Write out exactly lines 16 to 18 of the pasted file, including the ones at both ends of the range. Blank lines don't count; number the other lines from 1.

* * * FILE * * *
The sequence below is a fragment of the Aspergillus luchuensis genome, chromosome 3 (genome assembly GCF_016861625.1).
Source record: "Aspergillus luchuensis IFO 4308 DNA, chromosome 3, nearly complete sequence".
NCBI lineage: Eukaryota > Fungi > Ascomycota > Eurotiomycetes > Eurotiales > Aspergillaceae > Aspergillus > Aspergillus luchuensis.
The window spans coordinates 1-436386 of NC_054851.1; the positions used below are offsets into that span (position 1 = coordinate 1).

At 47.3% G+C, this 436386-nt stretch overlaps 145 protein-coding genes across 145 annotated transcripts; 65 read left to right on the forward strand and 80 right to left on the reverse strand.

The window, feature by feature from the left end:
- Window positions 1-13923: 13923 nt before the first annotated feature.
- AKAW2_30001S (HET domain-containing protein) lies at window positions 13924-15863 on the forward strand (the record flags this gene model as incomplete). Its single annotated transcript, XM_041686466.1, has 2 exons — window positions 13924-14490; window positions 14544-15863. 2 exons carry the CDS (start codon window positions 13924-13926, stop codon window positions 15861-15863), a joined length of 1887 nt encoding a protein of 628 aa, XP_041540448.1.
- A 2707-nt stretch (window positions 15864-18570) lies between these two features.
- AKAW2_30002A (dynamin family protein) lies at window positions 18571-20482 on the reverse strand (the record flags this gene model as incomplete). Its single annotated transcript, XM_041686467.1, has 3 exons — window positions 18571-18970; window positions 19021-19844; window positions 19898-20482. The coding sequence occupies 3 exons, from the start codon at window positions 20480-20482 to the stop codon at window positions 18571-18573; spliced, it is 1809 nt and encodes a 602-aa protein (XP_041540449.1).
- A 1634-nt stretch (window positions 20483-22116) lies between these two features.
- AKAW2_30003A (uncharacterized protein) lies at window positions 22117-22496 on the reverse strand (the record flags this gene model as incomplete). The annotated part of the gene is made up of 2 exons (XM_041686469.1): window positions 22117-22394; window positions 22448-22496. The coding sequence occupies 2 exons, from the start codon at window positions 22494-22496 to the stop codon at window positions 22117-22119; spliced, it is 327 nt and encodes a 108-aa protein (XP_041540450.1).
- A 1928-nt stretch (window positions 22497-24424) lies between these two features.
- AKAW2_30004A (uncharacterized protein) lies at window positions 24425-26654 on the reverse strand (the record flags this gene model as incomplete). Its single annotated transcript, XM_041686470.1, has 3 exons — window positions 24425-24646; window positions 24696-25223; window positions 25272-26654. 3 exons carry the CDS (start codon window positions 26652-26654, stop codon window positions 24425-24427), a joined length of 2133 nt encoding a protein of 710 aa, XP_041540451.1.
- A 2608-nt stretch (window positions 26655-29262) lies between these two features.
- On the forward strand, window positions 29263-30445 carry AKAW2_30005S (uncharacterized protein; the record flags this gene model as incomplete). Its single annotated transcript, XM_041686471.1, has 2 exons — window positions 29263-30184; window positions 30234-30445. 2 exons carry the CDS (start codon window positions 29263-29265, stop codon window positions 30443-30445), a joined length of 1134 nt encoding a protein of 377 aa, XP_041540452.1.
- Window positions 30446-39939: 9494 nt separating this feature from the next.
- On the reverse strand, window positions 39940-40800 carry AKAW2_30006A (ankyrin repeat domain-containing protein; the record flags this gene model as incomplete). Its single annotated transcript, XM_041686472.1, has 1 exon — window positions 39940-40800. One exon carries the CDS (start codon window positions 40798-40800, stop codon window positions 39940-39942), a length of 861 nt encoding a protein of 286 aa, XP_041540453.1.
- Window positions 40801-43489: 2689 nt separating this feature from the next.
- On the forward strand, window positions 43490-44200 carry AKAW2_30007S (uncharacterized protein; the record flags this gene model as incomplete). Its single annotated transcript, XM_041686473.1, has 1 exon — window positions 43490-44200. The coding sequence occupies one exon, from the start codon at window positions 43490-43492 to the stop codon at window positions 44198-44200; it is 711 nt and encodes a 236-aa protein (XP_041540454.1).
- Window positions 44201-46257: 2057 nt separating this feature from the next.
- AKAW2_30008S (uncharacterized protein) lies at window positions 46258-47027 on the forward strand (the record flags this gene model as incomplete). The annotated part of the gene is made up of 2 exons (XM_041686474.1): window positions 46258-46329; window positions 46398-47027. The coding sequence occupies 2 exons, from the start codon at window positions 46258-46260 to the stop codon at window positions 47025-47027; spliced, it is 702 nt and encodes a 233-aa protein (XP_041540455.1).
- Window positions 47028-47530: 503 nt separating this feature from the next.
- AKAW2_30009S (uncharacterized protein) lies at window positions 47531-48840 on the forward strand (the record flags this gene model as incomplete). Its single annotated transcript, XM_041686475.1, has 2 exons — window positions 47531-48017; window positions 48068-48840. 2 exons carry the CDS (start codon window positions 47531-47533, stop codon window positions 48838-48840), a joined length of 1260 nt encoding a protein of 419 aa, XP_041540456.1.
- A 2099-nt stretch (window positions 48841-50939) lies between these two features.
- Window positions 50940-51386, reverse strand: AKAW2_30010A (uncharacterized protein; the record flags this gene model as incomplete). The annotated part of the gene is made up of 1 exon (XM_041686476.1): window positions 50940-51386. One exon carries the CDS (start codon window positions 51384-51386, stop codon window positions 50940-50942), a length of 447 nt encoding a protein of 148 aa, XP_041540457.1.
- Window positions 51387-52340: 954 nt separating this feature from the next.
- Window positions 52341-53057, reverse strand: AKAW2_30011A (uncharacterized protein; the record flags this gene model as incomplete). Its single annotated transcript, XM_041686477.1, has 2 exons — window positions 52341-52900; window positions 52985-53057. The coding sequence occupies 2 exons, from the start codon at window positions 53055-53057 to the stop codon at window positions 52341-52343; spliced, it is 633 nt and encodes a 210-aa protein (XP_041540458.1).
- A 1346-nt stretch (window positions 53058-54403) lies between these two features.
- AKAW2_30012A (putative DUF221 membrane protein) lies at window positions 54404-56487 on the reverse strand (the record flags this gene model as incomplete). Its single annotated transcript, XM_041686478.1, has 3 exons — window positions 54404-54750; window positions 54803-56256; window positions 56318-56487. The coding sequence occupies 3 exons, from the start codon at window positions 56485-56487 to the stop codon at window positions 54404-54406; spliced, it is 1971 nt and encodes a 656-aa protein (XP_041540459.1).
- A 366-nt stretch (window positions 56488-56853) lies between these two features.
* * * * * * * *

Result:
- On the forward strand, window positions 29263-30445 carry AKAW2_30005S (uncharacterized protein; the record flags this gene model as incomplete). Its single annotated transcript, XM_041686471.1, has 2 exons — window positions 29263-30184; window positions 30234-30445. 2 exons carry the CDS (start codon window positions 29263-29265, stop codon window positions 30443-30445), a joined length of 1134 nt encoding a protein of 377 aa, XP_041540452.1.
- Window positions 30446-39939: 9494 nt separating this feature from the next.
- On the reverse strand, window positions 39940-40800 carry AKAW2_30006A (ankyrin repeat domain-containing protein; the record flags this gene model as incomplete). Its single annotated transcript, XM_041686472.1, has 1 exon — window positions 39940-40800. One exon carries the CDS (start codon window positions 40798-40800, stop codon window positions 39940-39942), a length of 861 nt encoding a protein of 286 aa, XP_041540453.1.